Nevada Seeks to Broaden Online Privacy Laws

Hinshaw Privacy & Cyber Bytes - Insights on Compliance, Best Practices, and Trends

On May 25, 2021, the Nevada legislature passed Senate Bill 260, which would amend the state's online privacy notice statutes. Sponsored by Nevada Senator Nicole Cannizzaro, the Bill will broaden Nevada's existing right to opt-out of sales of covered information. 

In the Bill, the definition of "sale" is amended to expand the types of activity that could be considered sales, providing greater protection to Nevada residents. Additionally, a new category of covered entities has been created named "data brokers." "Covered Information" is more narrowly defined than "Personal Information" in California's California Consumer Privacy Act. The Bill would also create a number of new exemptions.

To whom would it apply?

In addition to operators, the Bill identifies data brokers as a new category of covered entities. The Bill defines a data broker as "a person whose primary business is purchasing covered information about consumers with whom the person does not have a direct relationship and who reside in this State from operators or other data brokers and making sales of such covered information." 

The Bill would not apply to:

  • Consumer reporting agencies;
  • A person who collects, maintains, or makes sales of personally identifiable information for the purposes of fraud prevention;
  • Any personally identifiable information protected from disclosure under the federal Driver's Privacy Protection Act of 1994, 18 U.S.C. §§ 2721 et seq., which is collected, maintained or sold as provided in that Act; and
  • A person who does not collect, maintain, or make sales of covered information.

What types of information would it cover?

Covered Information includes any one or more of the following items of personally identifiable information about a consumer, collected by an operator through an Internet website or online service, and maintained by the operator or a data broker in an accessible form:

  • First and last name;
  • Home or other physical address which includes the name of a street and the name of a city or town;
  • Email address;
  • Telephone number;
  • Social security number;
  • An identifier that allows a specific person to be contacted either physically or online; and
  • Any other information concerning a person that is collected from the person through the Internet website or online service of the operator and maintained by the operator or data broker in combination with an identifier in a form that makes the information personally identifiable.

What rights would it create?

Under the Bill, sale now means "the exchange of covered information for monetary consideration by an operator or data broker to another person," which expands the types of activity that could be considered sales. Nevada's current law defines a sale narrowly as "the exchange of covered information for monetary consideration by the operator to a person for the person to license or sell the covered information to additional persons." 

The Bill would provide Nevada residents with greater rights to opt-out of sales of their personal information by requiring more companies to comply with notice requirements than under the current law.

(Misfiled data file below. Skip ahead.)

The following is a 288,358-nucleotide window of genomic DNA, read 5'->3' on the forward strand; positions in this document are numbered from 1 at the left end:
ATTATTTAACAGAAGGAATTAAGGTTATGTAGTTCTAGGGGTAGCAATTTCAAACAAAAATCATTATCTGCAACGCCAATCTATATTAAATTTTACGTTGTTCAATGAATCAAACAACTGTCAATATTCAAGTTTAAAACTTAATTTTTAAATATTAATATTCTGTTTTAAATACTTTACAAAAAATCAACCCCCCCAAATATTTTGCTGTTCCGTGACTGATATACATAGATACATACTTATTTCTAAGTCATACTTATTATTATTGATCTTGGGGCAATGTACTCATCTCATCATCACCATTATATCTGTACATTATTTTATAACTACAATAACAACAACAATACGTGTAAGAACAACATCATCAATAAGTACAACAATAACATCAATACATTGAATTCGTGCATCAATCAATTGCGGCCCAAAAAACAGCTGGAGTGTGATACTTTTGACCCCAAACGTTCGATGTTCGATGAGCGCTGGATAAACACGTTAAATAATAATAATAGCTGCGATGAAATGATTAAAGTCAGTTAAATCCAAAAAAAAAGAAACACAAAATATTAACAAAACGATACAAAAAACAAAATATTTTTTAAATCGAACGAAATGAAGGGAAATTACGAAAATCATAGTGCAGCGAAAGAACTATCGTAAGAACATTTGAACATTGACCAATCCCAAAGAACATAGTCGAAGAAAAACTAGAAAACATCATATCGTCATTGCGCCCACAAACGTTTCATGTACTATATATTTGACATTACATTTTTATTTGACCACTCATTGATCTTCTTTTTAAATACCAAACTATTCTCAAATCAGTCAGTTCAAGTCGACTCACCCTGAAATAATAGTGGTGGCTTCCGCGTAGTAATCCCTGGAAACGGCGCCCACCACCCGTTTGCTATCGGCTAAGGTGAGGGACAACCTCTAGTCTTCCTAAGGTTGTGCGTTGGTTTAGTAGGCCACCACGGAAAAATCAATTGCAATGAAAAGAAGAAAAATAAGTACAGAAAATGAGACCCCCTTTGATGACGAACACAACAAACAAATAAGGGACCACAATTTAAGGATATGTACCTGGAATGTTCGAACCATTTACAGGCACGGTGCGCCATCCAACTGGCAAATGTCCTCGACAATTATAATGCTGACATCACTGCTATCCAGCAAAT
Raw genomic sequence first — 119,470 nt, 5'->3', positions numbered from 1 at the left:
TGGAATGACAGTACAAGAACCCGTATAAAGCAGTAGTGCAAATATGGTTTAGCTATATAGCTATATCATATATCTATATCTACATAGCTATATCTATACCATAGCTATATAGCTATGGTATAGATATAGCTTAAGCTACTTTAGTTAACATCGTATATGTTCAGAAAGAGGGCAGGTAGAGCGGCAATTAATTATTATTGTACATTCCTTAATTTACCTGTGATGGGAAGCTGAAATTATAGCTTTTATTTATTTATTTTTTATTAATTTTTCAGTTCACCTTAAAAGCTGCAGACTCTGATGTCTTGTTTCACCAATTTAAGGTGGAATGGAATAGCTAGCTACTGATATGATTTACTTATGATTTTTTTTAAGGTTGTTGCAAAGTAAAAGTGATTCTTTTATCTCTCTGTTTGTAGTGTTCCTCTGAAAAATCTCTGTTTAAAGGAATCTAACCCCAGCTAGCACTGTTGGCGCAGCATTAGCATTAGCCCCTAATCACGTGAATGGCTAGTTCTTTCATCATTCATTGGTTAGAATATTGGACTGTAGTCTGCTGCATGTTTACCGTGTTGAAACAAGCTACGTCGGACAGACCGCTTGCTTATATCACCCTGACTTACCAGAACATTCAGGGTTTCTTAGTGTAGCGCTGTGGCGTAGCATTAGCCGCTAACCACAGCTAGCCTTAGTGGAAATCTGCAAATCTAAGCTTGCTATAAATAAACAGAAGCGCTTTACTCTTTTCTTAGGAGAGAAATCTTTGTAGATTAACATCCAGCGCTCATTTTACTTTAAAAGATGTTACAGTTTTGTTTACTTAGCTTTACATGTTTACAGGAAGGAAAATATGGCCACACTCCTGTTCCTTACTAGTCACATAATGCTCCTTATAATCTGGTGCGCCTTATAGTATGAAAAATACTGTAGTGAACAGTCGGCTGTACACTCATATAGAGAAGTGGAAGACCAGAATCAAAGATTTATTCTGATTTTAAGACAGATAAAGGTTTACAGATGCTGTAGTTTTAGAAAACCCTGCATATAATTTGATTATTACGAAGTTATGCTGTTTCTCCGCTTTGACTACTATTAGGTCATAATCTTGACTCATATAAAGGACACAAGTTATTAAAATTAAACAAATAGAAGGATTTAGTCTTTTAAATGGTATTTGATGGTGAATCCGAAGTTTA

What obligations would it impose?

Obligations for data brokers under the Bill include the following:

  • Each data broker shall establish a designated request address through which a consumer may submit a verified request to a data broker directing the data broker not to make any sale of any covered information about the consumer that the data broker has purchased or will purchase.
  • A data broker who has received a verified request submitted by a consumer shall not make any sale of any covered information about that consumer that the data broker has purchased or will purchase.
  • A data broker shall respond to a verified request submitted by a consumer within 60 days after receipt thereof.

How would it be enforced?

The Nevada Attorney General is tasked with enforcement of the related online privacy laws by instituting an appropriate legal proceeding against operators and data brokers. If a district court finds that a violation has occurred, the court may issue a temporary or permanent injunction or impose a civil penalty of up to $5,000 for each violation. 

Nevada law does not provide for a private right of action against operators. However, it is unclear whether a private right of action against data brokers is available.

Where does it stand? 

The Bill was signed by the Governor on June 2, 2021. It will go into effect on October 1, 2021. 

With this Bill, Nevada will join other states focusing on bringing transparency to data brokers and the data brokerage industry. Vermont and California, for example, have passed data broker registration laws (9 V.S.A. 2430 and Civil Code §1798.99.80, et. seq.). Vermont's Attorney General brought its first enforcement action alleging that Clearview AI, a data broker that uses facial recognition technology to map the faces of Vermonters, including children, and sells access to this data to private businesses, individuals, and law enforcement, violated the state's data broker law by fraudulently acquiring data through its use of screen scraping.

DISCLAIMER: Because of the generality of this update, the information provided herein may not be applicable in all situations and should not be acted upon without specific legal advice based on particular situations.

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